Soft skills part 2

A student asked me in an email: “How many “Soft-skills” are there and how do you develop them? Which one is the most important for a software developer? Are there schools that teach soft-skills or is there a degree in soft-skills? Please advise.”

Answer: “Soft Skills” or “Interpersonal skills” are proficiencies that people apply when interact with each others. There are many “Soft-skills” such as communication skills, conflict resolution skills, negotiation skills, strategic thinking skills, team building skills, selling skills etc. Basically, “Soft-skills” are not something you can learn in a short time but develop overtime in life. There are few soft-skills that you learn in school such as communication skills, presentation skills, teamwork skills, time management skills, problem solving skills that help improve yourinteractions with others, enhance your study performance and help advance your career.

A good software developer must develop some soft skills as they are important because most software works are done in team. Your individual contribution to the team is important to the success of the project and the company. As you move up to a higher positions such as Requirements engineer or Business analyst, you will have to work with customers. The ability to communicate face-to-face, the presentation skills, the listening skills and negotiation skills are becoming critical to your career success. As you move up to project manager position, your time management skills, interpersonal skills, leadership skills, conflict resolution skills and decision making skills are becoming more important to the success of the project. It has been suggested that as people move up in their career, soft skills are becoming more important over the long term than technical skills. For this reason, soft skills are being sought out by software companies in addition to technical qualifications.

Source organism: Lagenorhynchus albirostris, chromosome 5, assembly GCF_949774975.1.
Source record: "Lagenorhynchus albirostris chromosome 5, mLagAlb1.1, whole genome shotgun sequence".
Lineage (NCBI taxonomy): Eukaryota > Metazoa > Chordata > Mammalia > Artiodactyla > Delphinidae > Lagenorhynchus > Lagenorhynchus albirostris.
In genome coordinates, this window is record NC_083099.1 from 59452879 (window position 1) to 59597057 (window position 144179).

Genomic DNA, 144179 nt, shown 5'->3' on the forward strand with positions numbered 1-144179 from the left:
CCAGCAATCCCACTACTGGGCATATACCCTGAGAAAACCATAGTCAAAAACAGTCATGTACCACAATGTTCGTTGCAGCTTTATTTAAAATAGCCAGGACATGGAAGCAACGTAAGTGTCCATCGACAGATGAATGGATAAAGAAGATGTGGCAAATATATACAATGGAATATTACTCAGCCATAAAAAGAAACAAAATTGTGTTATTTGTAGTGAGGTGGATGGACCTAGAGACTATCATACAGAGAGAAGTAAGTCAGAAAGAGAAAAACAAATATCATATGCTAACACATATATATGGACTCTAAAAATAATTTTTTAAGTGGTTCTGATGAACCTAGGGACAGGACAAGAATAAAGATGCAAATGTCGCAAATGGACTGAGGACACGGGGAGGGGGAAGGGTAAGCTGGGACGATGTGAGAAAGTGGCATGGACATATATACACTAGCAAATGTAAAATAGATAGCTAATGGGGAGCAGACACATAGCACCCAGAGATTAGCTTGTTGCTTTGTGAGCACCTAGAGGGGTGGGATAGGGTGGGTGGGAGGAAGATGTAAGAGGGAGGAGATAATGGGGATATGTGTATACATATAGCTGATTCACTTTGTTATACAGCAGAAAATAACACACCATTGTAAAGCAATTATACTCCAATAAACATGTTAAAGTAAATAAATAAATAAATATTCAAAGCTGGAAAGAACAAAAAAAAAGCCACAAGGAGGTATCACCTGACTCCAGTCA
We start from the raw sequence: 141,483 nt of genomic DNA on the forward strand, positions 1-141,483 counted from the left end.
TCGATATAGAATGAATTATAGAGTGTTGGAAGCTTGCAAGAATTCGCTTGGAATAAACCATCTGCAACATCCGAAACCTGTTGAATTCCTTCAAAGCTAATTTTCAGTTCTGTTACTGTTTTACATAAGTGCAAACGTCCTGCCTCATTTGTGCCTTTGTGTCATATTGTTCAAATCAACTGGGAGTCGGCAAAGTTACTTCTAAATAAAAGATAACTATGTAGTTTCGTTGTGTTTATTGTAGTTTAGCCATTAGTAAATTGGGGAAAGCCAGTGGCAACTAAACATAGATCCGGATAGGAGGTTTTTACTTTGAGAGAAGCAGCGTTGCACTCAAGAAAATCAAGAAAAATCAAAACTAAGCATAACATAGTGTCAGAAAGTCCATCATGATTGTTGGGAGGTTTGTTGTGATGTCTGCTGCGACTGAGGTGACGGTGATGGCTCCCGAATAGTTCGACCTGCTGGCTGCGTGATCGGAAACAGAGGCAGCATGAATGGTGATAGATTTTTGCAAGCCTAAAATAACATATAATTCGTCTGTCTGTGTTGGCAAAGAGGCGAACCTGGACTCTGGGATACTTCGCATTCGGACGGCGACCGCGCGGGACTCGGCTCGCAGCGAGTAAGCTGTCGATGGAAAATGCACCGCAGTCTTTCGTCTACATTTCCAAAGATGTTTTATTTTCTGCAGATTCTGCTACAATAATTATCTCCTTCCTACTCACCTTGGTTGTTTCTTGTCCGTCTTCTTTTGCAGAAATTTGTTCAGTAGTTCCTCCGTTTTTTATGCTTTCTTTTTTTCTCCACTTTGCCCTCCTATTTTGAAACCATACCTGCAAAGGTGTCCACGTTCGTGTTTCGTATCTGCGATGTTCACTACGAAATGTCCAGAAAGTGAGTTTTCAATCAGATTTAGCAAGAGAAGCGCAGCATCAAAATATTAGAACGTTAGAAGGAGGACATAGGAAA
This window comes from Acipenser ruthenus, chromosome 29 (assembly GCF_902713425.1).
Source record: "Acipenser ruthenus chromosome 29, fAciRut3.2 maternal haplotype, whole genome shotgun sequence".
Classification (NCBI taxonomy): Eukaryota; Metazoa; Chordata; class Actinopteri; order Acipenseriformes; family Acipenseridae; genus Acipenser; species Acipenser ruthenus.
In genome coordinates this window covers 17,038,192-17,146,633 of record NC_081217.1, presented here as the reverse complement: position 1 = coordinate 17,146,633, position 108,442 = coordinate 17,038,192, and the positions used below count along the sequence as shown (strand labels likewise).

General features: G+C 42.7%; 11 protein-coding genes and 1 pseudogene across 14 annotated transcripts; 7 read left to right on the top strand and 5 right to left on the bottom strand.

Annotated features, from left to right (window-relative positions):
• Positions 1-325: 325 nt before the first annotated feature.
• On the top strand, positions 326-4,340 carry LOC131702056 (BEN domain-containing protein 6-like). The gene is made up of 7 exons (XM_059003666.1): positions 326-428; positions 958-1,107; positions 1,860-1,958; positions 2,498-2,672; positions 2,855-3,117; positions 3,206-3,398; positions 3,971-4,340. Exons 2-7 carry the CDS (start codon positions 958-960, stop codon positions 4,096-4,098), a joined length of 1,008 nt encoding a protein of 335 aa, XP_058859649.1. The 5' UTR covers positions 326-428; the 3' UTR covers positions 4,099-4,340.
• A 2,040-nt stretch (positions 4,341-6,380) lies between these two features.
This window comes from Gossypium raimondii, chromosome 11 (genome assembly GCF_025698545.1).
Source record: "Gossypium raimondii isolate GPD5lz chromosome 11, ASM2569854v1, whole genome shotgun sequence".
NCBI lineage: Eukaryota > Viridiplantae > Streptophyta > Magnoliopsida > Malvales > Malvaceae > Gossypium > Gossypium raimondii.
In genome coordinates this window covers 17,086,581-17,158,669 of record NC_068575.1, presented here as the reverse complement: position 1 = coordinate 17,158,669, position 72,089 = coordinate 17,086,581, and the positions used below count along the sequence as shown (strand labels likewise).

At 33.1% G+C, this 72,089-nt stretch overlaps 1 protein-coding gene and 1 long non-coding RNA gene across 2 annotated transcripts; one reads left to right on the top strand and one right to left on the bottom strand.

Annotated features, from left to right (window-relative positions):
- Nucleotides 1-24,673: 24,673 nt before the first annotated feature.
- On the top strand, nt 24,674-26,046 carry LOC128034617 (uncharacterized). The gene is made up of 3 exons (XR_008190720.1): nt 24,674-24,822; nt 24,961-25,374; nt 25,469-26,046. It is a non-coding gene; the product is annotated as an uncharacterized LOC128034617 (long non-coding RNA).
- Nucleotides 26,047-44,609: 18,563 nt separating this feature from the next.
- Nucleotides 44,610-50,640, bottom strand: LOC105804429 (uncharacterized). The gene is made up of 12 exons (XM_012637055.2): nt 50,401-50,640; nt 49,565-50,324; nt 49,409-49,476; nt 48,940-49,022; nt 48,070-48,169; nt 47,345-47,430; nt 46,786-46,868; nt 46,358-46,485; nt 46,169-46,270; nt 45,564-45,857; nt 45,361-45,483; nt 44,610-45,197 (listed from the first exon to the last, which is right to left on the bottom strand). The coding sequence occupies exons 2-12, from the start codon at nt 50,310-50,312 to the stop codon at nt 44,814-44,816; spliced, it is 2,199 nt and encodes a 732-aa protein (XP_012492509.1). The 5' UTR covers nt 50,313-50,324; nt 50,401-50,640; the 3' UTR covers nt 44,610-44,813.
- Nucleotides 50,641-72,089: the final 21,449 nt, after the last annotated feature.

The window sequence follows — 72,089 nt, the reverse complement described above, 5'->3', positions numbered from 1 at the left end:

There are many “soft-skills” training classes. Some teach general soft-skills and some focus on specific skill such as negotiation or presentation. However, there is no “soft-skills” degree or a particular field of study in soft-skills. My advice for software developer is first focus on the technical skills, then learn to have good command of a foreign language. I think English is a good choice because you can use English almost everywhere and it is also the most common language using in the software industry. By having both technical skills and communication skills in a foreign language, you can advance your career faster than others. With the globalization trends, most software developers will not work in one place but have to travel to many places so having a foreign language skill is a necessity. I believe few years from now, having only technical skills will NOT be enough but every software developer must also have communication skills, especially the ability to speak at least one foreign language.

Sources

  • Blogs of Prof. John Vu, Carnegie Mellon University
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